Lisa Left You Long Ago

untitledYou have to give Democrats credit for one thing. They can sure think up some nifty names for their programs.

Already on the presidential debate stage we have heard about Medicare For All and the Green New Deal.

The labels ring well in the ear and catch the attention of the unwary. The Green New Deal is a product of Rep. Alexandria Ocasio-Cortez’s imagination. Hyped as a last chance to save the planet, the legislation proposes solar panels on virtually every building in the country and limits on bovine-produced methane.

Then you read the fine print. Green New Deal is just a suggestion, a master plan Congress can use to craft future bills. AOC may have a point that emissions from the generation of electricity should be reduced, but this Alice in Wonderland approach looks like the Mad Hatter’s Ball.

While Democratic candidates pay lip service to AOC, they have their knives out when the topic turns to health care. Many candidates like Bernie Sanders, Elizabeth Warren and Corey Booker advocate Medicare For All.

Others including Joe Biden, Kamala Harris, Kirsten Gillibrand, Beto O’Rourke, Julian Castro, Andrew Yang and Michael Bennet want to see private insurance still be part of the mix. Medicare For All puts everyone on the same footing.

This is the system in Canada and Great Britain. People have to wait their turn to be treated. Having a bunch of money and an expensive insurance policy doesn’t let you move to the head of the line.

Opponents argue Medicare For All will be extremely expensive – think billions of dollars – and will swamp medical providers when millions of people who have not had insurance suddenly have coverage.

Biden and the others, however, know union members and teachers – key Democratic constituencies – will not willingly give up their health plans. These are the people who walked picket lines and taught your ungrateful brats for Cadillac coverage and they want to keep it.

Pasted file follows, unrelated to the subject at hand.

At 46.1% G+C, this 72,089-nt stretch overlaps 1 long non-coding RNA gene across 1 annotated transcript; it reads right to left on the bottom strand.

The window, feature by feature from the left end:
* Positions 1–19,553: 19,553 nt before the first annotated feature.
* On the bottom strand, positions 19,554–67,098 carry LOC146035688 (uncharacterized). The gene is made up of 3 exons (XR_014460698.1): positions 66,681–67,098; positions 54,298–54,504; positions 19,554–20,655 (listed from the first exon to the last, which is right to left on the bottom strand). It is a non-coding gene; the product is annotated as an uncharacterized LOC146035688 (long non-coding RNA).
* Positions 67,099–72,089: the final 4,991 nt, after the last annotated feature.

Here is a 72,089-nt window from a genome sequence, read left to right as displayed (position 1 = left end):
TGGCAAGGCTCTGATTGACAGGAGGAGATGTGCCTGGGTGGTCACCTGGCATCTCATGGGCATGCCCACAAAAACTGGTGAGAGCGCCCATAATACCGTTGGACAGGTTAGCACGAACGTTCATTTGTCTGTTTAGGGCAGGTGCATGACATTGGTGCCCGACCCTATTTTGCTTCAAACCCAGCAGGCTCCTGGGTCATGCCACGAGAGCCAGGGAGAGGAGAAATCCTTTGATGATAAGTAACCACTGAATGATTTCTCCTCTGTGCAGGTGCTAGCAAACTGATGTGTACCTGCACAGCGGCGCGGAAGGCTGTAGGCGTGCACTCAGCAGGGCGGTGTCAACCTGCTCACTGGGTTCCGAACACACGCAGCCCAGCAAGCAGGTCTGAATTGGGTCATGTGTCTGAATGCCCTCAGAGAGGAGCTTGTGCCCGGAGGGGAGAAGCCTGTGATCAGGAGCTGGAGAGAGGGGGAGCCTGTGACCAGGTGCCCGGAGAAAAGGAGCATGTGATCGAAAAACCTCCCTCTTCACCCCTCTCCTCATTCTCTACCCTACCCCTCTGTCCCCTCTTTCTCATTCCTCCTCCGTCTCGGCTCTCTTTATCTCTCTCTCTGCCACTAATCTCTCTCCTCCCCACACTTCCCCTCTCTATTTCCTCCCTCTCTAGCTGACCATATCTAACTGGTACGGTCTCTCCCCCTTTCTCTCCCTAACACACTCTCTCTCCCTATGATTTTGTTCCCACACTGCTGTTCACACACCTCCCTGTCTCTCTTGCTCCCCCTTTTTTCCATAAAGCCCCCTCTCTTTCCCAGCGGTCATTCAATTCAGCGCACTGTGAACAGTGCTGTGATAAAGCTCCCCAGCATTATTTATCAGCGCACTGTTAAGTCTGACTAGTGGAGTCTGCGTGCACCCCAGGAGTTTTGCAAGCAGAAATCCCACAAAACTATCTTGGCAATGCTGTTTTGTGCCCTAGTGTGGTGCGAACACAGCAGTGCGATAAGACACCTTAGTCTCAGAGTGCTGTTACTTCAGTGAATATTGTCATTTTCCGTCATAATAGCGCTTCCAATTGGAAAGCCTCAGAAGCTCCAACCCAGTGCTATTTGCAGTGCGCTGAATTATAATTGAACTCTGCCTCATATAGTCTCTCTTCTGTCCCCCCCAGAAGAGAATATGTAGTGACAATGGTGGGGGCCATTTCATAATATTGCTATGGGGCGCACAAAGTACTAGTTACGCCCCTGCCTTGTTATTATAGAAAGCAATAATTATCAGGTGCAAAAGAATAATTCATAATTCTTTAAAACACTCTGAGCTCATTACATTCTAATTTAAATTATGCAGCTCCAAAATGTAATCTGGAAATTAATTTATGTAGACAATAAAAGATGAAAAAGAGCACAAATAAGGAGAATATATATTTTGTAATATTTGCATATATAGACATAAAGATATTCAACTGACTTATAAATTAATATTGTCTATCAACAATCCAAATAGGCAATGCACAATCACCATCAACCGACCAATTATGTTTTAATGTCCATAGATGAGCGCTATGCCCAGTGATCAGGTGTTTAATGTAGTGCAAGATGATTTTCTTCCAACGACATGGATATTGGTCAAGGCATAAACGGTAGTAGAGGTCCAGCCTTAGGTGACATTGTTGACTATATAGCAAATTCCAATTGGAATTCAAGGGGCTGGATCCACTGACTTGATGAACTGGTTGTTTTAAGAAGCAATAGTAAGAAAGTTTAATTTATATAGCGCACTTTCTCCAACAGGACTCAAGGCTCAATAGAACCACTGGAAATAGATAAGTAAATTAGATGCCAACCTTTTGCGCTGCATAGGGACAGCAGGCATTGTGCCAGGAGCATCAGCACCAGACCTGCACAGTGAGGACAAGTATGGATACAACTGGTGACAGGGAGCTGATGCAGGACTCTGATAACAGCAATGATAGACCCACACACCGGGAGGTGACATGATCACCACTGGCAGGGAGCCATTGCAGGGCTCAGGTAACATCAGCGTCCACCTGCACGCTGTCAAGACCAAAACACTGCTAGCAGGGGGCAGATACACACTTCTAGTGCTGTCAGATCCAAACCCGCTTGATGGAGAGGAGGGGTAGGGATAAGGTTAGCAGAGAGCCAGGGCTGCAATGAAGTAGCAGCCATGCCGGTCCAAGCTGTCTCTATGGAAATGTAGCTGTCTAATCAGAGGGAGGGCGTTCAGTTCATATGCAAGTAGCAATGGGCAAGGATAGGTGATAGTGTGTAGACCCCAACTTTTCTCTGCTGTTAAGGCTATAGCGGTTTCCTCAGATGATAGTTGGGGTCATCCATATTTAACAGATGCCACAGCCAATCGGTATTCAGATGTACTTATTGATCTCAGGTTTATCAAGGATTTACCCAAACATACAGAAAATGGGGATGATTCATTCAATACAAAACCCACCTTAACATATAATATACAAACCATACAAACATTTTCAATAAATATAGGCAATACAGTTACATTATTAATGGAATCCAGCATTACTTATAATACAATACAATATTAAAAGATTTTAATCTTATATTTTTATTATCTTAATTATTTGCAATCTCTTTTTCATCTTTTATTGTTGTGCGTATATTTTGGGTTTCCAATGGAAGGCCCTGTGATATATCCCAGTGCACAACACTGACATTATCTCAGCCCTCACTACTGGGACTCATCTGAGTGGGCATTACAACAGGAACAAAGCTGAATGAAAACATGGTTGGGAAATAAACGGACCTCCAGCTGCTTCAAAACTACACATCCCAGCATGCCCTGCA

In this country, we have two health care safety nets. Medicaid protects the poor. Medicare insures the elderly. The gap in the middle can swallow millions whose employers do not offer health insurance and who can not afford private pay options.

Of 323 million Americans, 28 million are without insurance. The problem is particularly acute in Texas where the Republican legislature refused to increase the number of those eligible for Medicare when the Affordable Care Act passed.

While 8.6 percent of the country is without insurance, 16.6 percent of Texans arrive at the ER uninsured, according to a report by the Texas Medical Association. There are 27.8 million Texans. 4.5 million, including 623,000 children, go without insurance.

I had a friend named Lisa who could be a poster child for this issue. She had a business degree and made decent money for East Texas. Her employers, however, did not offer health insurance.

Because of her Crohn’s Disease, she could not get or afford a private pay policy. She also made too much money to qualify for Medicaid in Texas. Lisa’s health declined and she was forced to quit work.

She could not afford the tests necessary to discover what was wrong with her. She did finally qualify for Medicaid a month before the cancer killed her. Texas was one of the 14 states that refused to expand Medicaid coverage even though the federal government would pay for all the increase through 2016.

This time there can not be a way to opt out. If we do not go to a single payer – Medicare For All – plan, then we must close the gap of the uncovered. Lowering the age to qualify for Medicare will help.

Raising the poverty level to admit more into Medicaid will also be useful. Having an adequate plan that employers can afford will help many. We need ideas that help, not catchy slogans. How many more Lisas must leave us before we get this problem solved?


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